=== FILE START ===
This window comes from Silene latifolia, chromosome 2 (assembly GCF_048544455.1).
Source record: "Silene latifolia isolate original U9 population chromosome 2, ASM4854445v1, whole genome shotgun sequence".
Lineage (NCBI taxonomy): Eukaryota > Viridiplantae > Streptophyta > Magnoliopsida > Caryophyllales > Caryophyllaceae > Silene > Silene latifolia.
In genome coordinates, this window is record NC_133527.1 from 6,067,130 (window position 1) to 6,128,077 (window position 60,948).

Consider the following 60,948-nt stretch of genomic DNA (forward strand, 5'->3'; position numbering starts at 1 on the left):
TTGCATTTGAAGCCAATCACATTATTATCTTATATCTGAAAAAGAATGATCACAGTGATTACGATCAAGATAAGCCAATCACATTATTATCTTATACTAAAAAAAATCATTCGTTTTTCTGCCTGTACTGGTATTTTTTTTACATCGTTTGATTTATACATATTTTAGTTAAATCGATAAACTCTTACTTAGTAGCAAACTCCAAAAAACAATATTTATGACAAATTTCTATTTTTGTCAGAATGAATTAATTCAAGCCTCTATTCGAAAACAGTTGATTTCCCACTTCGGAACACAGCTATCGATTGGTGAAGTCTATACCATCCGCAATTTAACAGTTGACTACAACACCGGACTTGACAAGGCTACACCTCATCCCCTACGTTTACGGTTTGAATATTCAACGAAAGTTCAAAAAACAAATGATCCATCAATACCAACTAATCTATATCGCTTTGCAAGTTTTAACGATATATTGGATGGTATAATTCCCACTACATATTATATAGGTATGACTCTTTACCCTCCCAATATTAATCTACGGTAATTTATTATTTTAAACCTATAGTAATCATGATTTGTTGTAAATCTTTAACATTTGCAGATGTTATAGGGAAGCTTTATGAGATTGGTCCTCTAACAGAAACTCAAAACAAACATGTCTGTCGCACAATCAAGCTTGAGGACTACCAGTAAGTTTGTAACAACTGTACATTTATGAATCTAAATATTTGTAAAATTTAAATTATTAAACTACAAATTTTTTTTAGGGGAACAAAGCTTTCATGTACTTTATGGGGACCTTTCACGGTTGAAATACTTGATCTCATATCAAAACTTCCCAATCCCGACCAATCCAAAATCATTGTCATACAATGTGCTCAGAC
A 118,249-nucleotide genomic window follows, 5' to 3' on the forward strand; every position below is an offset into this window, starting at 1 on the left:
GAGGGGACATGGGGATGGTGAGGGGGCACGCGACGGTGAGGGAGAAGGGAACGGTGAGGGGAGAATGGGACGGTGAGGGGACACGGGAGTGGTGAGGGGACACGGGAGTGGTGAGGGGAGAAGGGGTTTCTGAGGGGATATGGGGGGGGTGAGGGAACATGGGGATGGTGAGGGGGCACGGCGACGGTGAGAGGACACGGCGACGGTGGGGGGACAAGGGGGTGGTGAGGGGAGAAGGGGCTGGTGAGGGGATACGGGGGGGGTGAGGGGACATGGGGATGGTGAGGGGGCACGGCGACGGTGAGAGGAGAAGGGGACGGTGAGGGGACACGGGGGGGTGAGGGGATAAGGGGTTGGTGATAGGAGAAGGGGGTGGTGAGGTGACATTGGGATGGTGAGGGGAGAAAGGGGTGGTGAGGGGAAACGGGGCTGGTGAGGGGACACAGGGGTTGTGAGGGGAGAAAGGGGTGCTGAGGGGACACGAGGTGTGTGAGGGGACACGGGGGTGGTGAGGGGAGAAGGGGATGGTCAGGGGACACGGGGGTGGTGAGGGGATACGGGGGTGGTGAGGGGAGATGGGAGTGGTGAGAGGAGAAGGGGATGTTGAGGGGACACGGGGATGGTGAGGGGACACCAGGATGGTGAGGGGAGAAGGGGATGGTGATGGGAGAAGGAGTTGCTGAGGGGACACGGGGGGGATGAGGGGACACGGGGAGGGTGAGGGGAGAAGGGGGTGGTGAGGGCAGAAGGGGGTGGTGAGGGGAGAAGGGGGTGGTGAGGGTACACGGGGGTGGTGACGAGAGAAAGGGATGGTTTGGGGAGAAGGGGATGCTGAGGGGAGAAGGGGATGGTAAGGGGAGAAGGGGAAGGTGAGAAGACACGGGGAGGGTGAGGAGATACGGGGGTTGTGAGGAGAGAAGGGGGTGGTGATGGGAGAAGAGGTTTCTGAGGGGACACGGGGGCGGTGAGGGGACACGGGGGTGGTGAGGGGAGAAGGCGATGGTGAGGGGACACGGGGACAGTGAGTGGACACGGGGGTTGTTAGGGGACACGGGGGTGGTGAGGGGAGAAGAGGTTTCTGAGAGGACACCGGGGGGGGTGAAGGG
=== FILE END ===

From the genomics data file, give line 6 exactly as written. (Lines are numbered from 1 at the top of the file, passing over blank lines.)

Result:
TTGCATTTGAAGCCAATCACATTATTATCTTATATCTGAAAAAGAATGATCACAGTGATTACGATCAAGATAAGCCAATCACATTATTATCTTATACTAAAAAAAATCATTCGTTTTTCTGCCTGTACTGGTATTTTTTTTACATCGTTTGATTTATACATATTTTAGTTAAATCGATAAACTCTTACTTAGTAGCAAACTCCAAAAAACAATATTTATGACAAATTTCTATTTTTGTCAGAATGAATTAATTCAAGCCTCTATTCGAAAACAGTTGATTTCCCACTTCGGAACACAGCTATCGATTGGTGAAGTCTATACCATCCGCAATTTAACAGTTGACTACAACACCGGACTTGACAAGGCTACACCTCATCCCCTACGTTTACGGTTTGAATATTCAACGAAAGTTCAAAAAACAAATGATCCATCAATACCAACTAATCTATATCGCTTTGCAAGTTTTAACGATATATTGGATGGTATAATTCCCACTACATATTATATAGGTATGACTCTTTACCCTCCCAATATTAATCTACGGTAATTTATTATTTTAAACCTATAGTAATCATGATTTGTTGTAAATCTTTAACATTTGCAGATGTTATAGGGAAGCTTTATGAGATTGGTCCTCTAACAGAAACTCAAAACAAACATGTCTGTCGCACAATCAAGCTTGAGGACTACCAGTAAGTTTGTAACAACTGTACATTTATGAATCTAAATATTTGTAAAATTTAAATTATTAAACTACAAATTTTTTTTAGGGGAACAAAGCTTTCATGTACTTTATGGGGACCTTTCACGGTTGAAATACTTGATCTCATATCAAAACTTCCCAATCCCGACCAATCCAAAATCATTGTCATACAATGTGCTCAGAC